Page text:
John Piper recently upgraded a rather narrowed comment he made during the papacy of Benedict XVI, and here are his words:
A few years ago, I was asked on camera what I would say to the Pope if I had two minutes with him. I said I would ask him what he believed about justification. The video ended with me putting the question to the Pope and then responding as follows:
“Do you teach that we should rely entirely on the righteousness of Christ imputed to us by faith alone as the ground of God being 100% for us, after which necessary sanctification comes? Do you teach that?”
And if he said, “No, we don’t,” then I’d say, “I think that right at the core of Roman Catholic theology is a heresy,” or something like that.
“Heresy” is a strong word. The problem with it is that its meaning and implications are not clear. Dictionary.com defines heresy, for example, as:
- opinion or doctrine at variance with the orthodox or accepted doctrine, especially of a church or religious system.
- any belief or theory that is strongly at variance with established beliefs, customs, etc.
You can see how fluid such definitions are.
So what did I mean in the video?
I meant that the rejection of 1) the doctrine of the imputation of the righteousness of Christ as an essential part of the basis of our justification, and 2) the doctrine that good works necessarily follow justification but are not part of its ground — the rejection of those truths is a biblical error so close to the heart of the gospel that, when consistently worked out, will undermine saving faith in the gospel.
John Piper, of course, is on the Reformed side of theological conversations and his penchant for running stuff through justification by faith theology is both expected and relentless. Both the Lutheran and the Reformed side focused on justification for good reasons. A few observations, though:
1. The first thing to ask a Pope, if we think it is our responsibility to quiz him on theology, is if he believes in Jesus. [If personally given a chance to ask a Pope a question I’d ask if they would reconsider offering Eucharist to non-Catholics, but that’s no quiz question.]
2. The debate about double imputation (Christ’s righteousness to us and our sinfulness to Christ) vs. impartation or infusing, the Catholic articulation during the days of and after the Reformation, is a bit archaic in discussion. We can look to Trent to see what Catholics believe or we can read what Popes have said, and one can read this all in Benedict XVI’s statements in his book on Paul, which simply is not a 16th or 17th Century Catholic perception of justification.
3. Piper’s view is connected rather directly to double imputation, and there’s something here that needs to be emphasized, and I do so by referring you to one of Piper’s fellow Gospel Coalition leaders, D.A. Carson, who argued at the Wheaton Theology conference and then in his piece on imputation that there is no unambiguous text in the NT that teaches double imputation. Carson and Gundry went at it; I was in the audience. The book is called Justification: What’s at Stake in the Current Debates. Gundry famously argued there is no text that says Christ’s righteousness is “imputed” or “reckoned” to us, and he’s right. Carson gave in a bit to say it’s not unambiguous but it’s important. And I would add this: if it is not unambiguously taught in the NT then on the grounds of Protestant method I would not want to make it as central as either Piper or Carson make it. That God has provided for us what we cannot provide is the core; how that happens is not as important since it is not revealed with clarity.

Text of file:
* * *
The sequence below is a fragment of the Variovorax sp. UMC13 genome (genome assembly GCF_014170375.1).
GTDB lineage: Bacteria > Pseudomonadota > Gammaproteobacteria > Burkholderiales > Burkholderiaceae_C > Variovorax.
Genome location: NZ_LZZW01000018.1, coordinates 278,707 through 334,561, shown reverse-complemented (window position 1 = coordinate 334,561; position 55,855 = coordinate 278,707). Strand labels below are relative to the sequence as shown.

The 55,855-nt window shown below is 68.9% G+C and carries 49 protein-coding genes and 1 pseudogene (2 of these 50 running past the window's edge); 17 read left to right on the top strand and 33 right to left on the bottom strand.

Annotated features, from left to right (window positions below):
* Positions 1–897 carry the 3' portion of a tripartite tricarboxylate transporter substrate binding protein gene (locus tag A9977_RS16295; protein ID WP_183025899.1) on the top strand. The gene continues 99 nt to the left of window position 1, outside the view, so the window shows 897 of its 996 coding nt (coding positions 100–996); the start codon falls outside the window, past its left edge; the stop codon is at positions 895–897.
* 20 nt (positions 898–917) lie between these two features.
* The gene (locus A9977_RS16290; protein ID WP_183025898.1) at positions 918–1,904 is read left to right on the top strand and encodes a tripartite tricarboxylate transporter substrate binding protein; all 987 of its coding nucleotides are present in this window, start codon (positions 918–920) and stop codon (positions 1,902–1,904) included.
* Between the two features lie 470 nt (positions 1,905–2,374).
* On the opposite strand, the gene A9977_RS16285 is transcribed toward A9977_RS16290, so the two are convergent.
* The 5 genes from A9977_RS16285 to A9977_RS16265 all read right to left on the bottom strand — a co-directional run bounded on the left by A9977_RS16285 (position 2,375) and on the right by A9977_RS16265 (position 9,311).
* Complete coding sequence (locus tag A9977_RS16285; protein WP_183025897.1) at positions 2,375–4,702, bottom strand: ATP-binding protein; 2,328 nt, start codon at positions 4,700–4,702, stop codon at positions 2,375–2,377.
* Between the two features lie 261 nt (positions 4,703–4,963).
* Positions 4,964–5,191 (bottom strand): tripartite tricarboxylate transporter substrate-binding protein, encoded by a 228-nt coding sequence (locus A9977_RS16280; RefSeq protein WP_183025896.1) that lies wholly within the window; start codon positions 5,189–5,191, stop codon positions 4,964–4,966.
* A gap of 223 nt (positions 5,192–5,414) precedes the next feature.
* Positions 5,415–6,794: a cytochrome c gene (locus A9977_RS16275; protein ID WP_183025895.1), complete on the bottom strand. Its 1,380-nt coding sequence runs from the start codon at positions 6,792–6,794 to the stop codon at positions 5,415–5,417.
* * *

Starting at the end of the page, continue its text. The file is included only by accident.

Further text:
5. In my book, A Community called Atonement, I state that double imputation is only part of the story: 1 Cor 1 says Christ is our righteousness and 2 Cor 5 says “he who knew no sin became sin” — those two texts combined (our combining, and that’s important) are the building blocks for double imputation but it clearly falls short of saying quite what the Reformers said. What we “have in Christ” by the grace of God is righteousness and a lot more, but locking down to one formulation has the capacity to tie us into knots.
6. A fact: there is tension in the NT on this whole justification by faith and judgment by works theme, and a forthcoming Zondervan book — yet another four views book (I want to edit a book on Five Views on Four Views books) — called Four Views on the Role of Works at the Final Judgment (ed. Alan P. Stanley, with contributions from R.N. Wilkin, T.R. Schreiner, JDG Dunn, M.P. Barber [Catholic]) — will explore this theme. A read of that ms made me aware once again that folks can’t seem to get on the same page in this discussion, so maybe to be fair we can quote what the Catholic Catechism says: “The charity of Christ is the source in us of all our merits before God. Grace, by uniting us to Christ in active love, ensures the supernatural quality of our acts and consequently their merit before God and before men. The saints have always had a lively awareness that their merits were pure grace” (number 2011).
7. John Piper and N.T. Wright have gone to the mat on this one, and NT Wright’s use of the word “on the basis of works” vs. “in accordance with works” caused a bit of stir, Tom clarified, many were a bit relieved that Tom had conceded, only to hear later that Tom has said he hadn’t backed down from anything but that the word “basis” is our theological framing and is not as important as framing things the way the Bible does. A good Protestant move.